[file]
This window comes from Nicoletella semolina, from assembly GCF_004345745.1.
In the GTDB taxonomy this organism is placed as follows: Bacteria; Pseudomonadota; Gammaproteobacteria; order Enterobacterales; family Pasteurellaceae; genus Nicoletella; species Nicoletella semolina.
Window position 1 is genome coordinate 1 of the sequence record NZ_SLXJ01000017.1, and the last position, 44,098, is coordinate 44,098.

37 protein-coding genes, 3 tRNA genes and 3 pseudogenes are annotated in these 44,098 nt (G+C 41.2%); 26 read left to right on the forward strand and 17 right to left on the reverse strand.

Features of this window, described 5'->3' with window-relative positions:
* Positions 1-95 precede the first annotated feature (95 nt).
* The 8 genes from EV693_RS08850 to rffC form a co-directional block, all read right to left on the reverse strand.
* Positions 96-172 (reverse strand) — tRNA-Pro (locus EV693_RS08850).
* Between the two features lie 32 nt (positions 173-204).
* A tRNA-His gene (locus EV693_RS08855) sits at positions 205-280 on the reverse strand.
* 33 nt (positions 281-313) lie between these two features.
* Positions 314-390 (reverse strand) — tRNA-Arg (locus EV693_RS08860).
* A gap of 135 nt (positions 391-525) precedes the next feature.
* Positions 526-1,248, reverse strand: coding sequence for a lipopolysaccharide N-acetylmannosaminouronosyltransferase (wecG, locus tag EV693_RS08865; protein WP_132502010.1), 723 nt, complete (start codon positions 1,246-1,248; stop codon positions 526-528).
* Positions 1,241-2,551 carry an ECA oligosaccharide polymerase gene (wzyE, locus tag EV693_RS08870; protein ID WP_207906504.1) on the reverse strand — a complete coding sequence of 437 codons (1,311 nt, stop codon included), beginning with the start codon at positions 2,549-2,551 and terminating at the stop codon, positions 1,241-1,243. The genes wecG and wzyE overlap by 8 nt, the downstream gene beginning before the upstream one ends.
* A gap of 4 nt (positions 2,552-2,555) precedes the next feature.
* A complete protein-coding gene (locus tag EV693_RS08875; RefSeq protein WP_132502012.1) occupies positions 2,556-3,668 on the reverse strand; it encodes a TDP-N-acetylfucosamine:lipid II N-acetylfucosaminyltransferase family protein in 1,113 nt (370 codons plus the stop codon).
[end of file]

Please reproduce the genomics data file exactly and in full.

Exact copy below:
This window comes from Nicoletella semolina, from assembly GCF_004345745.1.
In the GTDB taxonomy this organism is placed as follows: Bacteria; Pseudomonadota; Gammaproteobacteria; order Enterobacterales; family Pasteurellaceae; genus Nicoletella; species Nicoletella semolina.
Window position 1 is genome coordinate 1 of the sequence record NZ_SLXJ01000017.1, and the last position, 44,098, is coordinate 44,098.

37 protein-coding genes, 3 tRNA genes and 3 pseudogenes are annotated in these 44,098 nt (G+C 41.2%); 26 read left to right on the forward strand and 17 right to left on the reverse strand.

Features of this window, described 5'->3' with window-relative positions:
* Positions 1-95 precede the first annotated feature (95 nt).
* The 8 genes from EV693_RS08850 to rffC form a co-directional block, all read right to left on the reverse strand.
* Positions 96-172 (reverse strand) — tRNA-Pro (locus EV693_RS08850).
* Between the two features lie 32 nt (positions 173-204).
* A tRNA-His gene (locus EV693_RS08855) sits at positions 205-280 on the reverse strand.
* 33 nt (positions 281-313) lie between these two features.
* Positions 314-390 (reverse strand) — tRNA-Arg (locus EV693_RS08860).
* A gap of 135 nt (positions 391-525) precedes the next feature.
* Positions 526-1,248, reverse strand: coding sequence for a lipopolysaccharide N-acetylmannosaminouronosyltransferase (wecG, locus tag EV693_RS08865; protein WP_132502010.1), 723 nt, complete (start codon positions 1,246-1,248; stop codon positions 526-528).
* Positions 1,241-2,551 carry an ECA oligosaccharide polymerase gene (wzyE, locus tag EV693_RS08870; protein ID WP_207906504.1) on the reverse strand — a complete coding sequence of 437 codons (1,311 nt, stop codon included), beginning with the start codon at positions 2,549-2,551 and terminating at the stop codon, positions 1,241-1,243. The genes wecG and wzyE overlap by 8 nt, the downstream gene beginning before the upstream one ends.
* A gap of 4 nt (positions 2,552-2,555) precedes the next feature.
* A complete protein-coding gene (locus tag EV693_RS08875; RefSeq protein WP_132502012.1) occupies positions 2,556-3,668 on the reverse strand; it encodes a TDP-N-acetylfucosamine:lipid II N-acetylfucosaminyltransferase family protein in 1,113 nt (370 codons plus the stop codon).